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June 2, 2009

Wind goes out of hurricane forecast

SUN PHOTO/Karl Merton Ferron/2008 

A cooling of surface waters in the tropical Atlantic and the likelihood of a weak El Nino developing in the Pacific this summer have taken more wind out of the hurricane forecasts for the 2009 season, which began Monday.

Phil Klotzbach and William Gray, the hurricane experts at Colorado State University, today officially lowered their forecast for the coming season. They now expect hurricane activity slightly below the long-term averages. Tropical cyclone activity across the Atlantic Basin will be 90 percent of the average season, they said, compared with 160 percent in 2008.

Seasonal forecasts from Colorado State, and NOAA have been undercutting each other, and themselves, since December. Initial forecasts of an active season have been dialed back to slightly more-active than the average, to about average, and now to slightly less-active.

The revised Colorado State forecast, however, does not diminish by much the chances that at least one big hurricane will make landfall somewhere along the U.S. coastline. "The probability  ... is 48 percent compared with the last-century average of 52 percent," Klotzbach said. They rate the chance for a Cat. 3 storm making landfall along the East Coast (including Florida) at 28 percent this season, compared to a long-term average of 31 percent. (Those are wind and waves from Tropical Storm Hanna, pounding Ocean City in the 2008 photo above.)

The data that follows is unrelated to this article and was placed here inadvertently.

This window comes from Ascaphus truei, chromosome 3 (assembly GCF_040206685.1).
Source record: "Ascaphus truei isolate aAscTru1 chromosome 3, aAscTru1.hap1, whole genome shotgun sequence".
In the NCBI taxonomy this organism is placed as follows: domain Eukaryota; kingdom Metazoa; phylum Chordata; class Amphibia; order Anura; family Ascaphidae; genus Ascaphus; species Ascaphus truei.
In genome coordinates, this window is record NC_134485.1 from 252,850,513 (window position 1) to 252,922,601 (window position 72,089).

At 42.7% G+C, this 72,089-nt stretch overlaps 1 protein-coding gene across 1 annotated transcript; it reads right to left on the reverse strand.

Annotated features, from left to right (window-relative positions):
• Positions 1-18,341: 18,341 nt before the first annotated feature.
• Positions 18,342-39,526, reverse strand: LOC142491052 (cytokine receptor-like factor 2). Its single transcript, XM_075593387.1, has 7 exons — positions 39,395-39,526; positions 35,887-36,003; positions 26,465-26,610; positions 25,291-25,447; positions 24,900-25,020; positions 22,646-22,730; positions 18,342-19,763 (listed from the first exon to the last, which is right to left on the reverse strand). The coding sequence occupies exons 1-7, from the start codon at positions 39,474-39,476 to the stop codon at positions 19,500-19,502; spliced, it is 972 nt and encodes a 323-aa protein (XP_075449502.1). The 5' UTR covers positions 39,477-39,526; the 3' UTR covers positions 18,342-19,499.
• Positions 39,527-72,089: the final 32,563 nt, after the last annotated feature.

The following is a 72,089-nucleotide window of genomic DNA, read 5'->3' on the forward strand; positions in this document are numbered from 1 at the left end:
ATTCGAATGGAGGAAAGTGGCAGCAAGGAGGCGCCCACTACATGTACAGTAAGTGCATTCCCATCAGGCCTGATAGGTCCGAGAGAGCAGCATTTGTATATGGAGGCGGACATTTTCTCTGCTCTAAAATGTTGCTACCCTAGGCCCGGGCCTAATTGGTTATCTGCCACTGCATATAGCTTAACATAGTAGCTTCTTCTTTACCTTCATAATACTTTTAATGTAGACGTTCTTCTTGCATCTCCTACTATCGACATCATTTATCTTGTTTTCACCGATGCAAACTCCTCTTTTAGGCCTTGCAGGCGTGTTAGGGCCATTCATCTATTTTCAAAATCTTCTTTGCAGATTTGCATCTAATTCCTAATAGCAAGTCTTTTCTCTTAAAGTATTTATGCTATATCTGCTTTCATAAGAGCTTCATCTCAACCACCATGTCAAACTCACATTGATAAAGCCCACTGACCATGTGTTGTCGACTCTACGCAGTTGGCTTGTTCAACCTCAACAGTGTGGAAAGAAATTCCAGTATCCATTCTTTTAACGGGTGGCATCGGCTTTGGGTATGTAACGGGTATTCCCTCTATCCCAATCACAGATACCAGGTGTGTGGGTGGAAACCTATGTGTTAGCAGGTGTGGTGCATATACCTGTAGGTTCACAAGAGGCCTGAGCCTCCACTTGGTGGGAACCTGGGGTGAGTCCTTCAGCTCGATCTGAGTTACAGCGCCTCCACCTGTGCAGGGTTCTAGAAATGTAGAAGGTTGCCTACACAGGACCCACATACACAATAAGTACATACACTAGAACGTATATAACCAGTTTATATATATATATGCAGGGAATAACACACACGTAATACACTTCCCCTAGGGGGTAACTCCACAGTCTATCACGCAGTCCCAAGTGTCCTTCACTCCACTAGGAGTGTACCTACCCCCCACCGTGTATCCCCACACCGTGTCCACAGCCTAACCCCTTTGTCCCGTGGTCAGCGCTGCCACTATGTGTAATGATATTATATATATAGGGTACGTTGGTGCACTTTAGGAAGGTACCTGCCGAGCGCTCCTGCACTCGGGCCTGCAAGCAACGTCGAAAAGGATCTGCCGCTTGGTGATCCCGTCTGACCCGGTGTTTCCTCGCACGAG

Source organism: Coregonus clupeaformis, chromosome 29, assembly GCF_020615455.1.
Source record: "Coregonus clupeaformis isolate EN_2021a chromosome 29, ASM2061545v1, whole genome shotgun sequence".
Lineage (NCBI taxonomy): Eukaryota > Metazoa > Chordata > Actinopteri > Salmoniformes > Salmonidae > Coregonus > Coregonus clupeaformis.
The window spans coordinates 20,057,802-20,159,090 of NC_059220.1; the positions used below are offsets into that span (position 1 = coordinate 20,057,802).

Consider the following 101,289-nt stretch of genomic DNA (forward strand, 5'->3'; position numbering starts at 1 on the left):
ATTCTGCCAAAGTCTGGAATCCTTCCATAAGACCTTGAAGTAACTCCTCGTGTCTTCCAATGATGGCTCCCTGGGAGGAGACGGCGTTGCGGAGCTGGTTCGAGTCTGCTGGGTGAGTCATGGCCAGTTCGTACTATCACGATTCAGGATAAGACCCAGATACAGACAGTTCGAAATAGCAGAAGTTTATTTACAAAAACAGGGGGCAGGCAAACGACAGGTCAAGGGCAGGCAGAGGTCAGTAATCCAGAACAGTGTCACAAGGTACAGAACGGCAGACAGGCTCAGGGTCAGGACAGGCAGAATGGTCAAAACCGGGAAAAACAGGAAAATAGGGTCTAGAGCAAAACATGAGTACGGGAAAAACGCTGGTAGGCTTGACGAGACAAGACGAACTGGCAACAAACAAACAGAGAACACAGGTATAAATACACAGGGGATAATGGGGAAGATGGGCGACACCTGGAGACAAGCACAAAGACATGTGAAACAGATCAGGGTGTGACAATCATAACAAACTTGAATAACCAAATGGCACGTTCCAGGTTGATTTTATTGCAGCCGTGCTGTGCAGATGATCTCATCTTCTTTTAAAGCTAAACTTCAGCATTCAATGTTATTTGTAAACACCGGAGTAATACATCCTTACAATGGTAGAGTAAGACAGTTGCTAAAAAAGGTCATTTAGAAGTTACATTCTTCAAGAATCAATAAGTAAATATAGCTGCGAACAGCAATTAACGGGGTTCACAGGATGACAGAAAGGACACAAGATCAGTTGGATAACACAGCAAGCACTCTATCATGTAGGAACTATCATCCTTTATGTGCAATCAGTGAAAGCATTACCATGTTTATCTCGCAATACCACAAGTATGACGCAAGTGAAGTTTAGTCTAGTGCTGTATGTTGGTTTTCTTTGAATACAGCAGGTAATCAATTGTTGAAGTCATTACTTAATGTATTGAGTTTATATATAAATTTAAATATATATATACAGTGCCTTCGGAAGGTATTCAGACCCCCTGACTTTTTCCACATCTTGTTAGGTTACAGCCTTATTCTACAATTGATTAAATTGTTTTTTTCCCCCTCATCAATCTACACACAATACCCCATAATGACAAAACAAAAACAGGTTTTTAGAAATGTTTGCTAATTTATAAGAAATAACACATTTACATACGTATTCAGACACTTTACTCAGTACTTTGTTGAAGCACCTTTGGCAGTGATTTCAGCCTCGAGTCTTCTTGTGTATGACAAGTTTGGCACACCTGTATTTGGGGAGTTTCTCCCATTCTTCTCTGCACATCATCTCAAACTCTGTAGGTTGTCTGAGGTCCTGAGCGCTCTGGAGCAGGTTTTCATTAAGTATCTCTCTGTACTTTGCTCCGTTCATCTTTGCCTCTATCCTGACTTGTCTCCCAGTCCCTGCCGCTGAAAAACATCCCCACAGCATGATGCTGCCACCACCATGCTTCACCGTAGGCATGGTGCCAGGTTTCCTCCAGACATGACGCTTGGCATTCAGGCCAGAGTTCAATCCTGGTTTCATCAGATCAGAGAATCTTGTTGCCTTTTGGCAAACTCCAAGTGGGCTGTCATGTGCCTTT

Here are the CSU team's latest predictions, compared with their April forecast and long-term averages:

Latest: 11 named storms, including 5 hurricanes, of which 2 will reach "major" Cat. 3 status

April: 12 named storms, 6 hurricanes, 2 major

Average:  9.6 named storms; 5.9 hurricanes; 2.3 major 

For more on the team's forecasts for the coming season, click here.

Posted by Frank Roylance at 10:30 AM | | Comments (0)
Categories: Hurricanes

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About Frank Roylance
This site is the Maryland Weather archive. The current Maryland Weather blog can be found here.
Frank Roylance is a reporter for The Baltimore Sun. He came to Baltimore from New Bedford, Mass. in 1980 to join the old Evening Sun. He moved to the morning Sun when the papers merged in 1992, and has spent most of his time since covering science, including astronomy and the weather. One of The Baltimore Sun's first online Web logs, the Weather Blog debuted in October 2004. In June 2006 Frank also began writing comments on local weather and stargazing for The Baltimore Sun's print Weather Page. Frank also answers readers’ weather queries for the newspaper and the blog. Frank Roylance retired in October 2011. Maryland Weather is now being updated by members of The Baltimore Sun staff

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